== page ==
Transport for Cape Town, the City of Cape Town’s transport authority, will suspend the stop/go system on Main Road in Kalk Bay by close of business on Friday 16 September 2016, if all goes as planned.

Transport for Cape Town (TCT), the City’s transport authority, has made exceptional progress thus far with the third and final phase of the Main Road project in the Southern Peninsula.
 
‘We are happy to announce that we have now reached a point where we can continue with the project without the need for the permanent stop/go system along Main Road. This means that TCT will be able to accommodate two-way traffic while we are continuing with the roadworks along Main Road between the Kalk Bay Harbour entrance and Clovelly Road,’ said the City’s Mayoral Committee Member: Transport for Cape Town, Councillor Brett Herron.
 
The stop/go system was in place to allow TCT to replace the time-worn underground services with new underground water mains, sewer pipes, stormwater pipes, street lighting, low-voltage cables, and fibre-optic infrastructure.
 
‘This section of Main Road between the Kalk Bay Harbour entrance and Woolley’s Pool is the most difficult to rehabilitate in terms of traffic management, given that Boyes Drive cannot be used as a bypass. Furthermore, it was impossible to install the new underground services without restricting the traffic to a single lane. We also had to keep the existing bulk water supply pipe and the domestic supply main in operation during the installation of the new water pipes,’ said Councillor Herron.
 
TCT has budgeted approximately R304 million for the rehabilitation of Main Road which covers a distance of 4,5 km from the intersection with Atlantic Road in Muizenberg, through St James, and to the intersection with Clovelly Road just past Kalk Bay.
TCT will, over the next 14 months or so, undertake the following works:
  • Reconstruct Main Road between the Kalk Bay Harbour entrance and Clovelly Road
  • Make provision for parallel parking along the seaside
  • Create footways for pedestrians on both the mountain- and sea-sides all the way from Woolley’s Pool to the bridge: the walkway on the sea side will be between 3 m and 5 m wide to accommodate both pedestrians and cyclists, and the footway on the mountain-side will be approximately 1,5 m wide
  • Refurbish the steps that lead to Woolley’s Pool on the other side of the railway line
‘The traffic delays will be significantly reduced once we cease the stop/go system. However, road users should still expect delays because they will be driving through a construction site with workers and machinery next to the traffic. The speed limit along this section remains 40 km/h. I sincerely thank the residents and visitors for their patience and support thus far, and request all to please keep on working with us in the months ahead,’ said Councilor Herron.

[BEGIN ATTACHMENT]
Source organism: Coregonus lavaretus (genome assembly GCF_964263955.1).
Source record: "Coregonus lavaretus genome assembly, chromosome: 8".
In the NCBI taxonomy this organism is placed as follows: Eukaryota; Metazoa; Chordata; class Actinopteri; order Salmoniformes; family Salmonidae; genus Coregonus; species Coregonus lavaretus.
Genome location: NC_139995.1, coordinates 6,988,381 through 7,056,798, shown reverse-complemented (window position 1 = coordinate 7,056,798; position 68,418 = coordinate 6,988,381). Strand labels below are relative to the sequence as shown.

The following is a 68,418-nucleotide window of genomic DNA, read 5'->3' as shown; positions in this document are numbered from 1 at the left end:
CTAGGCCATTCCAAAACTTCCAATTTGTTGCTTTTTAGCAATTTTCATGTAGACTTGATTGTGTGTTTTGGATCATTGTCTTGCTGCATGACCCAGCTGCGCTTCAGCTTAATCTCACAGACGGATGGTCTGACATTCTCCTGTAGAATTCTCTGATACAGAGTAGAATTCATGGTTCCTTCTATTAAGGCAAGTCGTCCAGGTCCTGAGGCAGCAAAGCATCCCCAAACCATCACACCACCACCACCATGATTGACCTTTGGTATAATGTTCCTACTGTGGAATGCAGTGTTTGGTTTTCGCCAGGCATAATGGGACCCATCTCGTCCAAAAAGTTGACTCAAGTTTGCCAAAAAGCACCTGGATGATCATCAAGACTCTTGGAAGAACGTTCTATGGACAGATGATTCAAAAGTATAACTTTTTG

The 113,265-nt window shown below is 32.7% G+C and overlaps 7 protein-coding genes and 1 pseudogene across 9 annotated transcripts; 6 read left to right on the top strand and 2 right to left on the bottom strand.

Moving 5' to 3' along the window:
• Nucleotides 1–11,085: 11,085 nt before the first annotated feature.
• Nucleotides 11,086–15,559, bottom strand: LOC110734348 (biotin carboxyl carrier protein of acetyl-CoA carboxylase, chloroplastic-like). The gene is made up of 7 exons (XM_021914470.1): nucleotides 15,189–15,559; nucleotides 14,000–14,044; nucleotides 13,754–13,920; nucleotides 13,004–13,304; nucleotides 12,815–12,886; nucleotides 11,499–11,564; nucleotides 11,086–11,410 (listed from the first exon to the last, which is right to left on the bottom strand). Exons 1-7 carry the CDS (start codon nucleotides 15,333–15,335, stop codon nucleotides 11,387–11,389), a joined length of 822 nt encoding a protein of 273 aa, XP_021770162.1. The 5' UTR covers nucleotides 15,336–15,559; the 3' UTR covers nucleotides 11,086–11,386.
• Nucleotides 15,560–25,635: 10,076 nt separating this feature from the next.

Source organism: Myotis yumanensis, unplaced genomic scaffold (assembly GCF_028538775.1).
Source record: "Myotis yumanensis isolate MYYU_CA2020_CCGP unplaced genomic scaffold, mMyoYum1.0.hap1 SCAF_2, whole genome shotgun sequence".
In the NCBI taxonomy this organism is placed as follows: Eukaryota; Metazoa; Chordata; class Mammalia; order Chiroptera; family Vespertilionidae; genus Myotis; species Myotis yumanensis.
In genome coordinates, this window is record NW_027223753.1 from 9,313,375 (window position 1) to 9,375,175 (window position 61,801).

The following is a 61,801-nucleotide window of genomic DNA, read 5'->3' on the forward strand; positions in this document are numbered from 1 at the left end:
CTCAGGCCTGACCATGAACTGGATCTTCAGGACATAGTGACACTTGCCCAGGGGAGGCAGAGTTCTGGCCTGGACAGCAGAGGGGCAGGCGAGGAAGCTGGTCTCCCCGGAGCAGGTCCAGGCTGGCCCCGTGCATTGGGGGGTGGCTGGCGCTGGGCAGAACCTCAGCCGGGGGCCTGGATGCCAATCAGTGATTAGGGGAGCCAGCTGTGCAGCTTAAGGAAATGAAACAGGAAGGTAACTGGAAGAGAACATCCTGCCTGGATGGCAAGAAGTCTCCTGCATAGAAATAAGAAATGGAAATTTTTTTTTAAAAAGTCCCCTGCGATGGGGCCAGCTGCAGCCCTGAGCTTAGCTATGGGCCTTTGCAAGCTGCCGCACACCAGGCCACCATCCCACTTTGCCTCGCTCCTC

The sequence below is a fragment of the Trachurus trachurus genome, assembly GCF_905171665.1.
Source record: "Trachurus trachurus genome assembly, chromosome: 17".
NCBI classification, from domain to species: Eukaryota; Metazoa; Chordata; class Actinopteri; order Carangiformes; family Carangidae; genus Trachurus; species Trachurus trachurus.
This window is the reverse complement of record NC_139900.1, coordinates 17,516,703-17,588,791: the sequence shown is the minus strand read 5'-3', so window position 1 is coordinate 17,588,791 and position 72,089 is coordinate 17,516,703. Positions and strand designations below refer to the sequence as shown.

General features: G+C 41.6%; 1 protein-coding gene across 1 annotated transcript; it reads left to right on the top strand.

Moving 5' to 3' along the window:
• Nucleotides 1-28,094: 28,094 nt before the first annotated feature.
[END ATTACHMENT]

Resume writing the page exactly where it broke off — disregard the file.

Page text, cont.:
Apart from the installation of the new underground services, the reinforced concrete retaining wall above the old Clovelly railway station has also been completed.
 
‘We have created a garden with indigenous plants between the retaining wall and Main Road which is visible from Fish Hoek beach and as you approach Kalk Bay from Clovelly Road. The retaining wall is still to be fitted with a handrail, as well as with a glass barrier along a short section where Metrorail’s overhead electricity cables are in close proximity to the footway. These features were carefully chosen so that we do not impede on the views of False Bay, Simon’s Town and Fish Hoek,’ said Councillor Herron.
 
The retaining wall extends for a distance of nearly 500 m from Woolley’s Pool to Clovelly, with a reinforced crash barrier.
 
‘The wall has been dressed with sandstone and includes buttresses at 5 m intervals to create shadow lines. We are currently working on the stone-cladding (using the excavated stones from the site) to make the wall more aesthetically pleasing,’ said Councillor Herron.
TCT is making every effort to complete the project as soon as possible.
 
‘At this stage it is anticipated that the project will be completed ahead of schedule and well before the summer holidays in December 2017. Once completed, our residents will benefit greatly from the rehabilitated Main Road which we estimate will last at least another 30 years without the need for major maintenance,’ said Councillor Herron.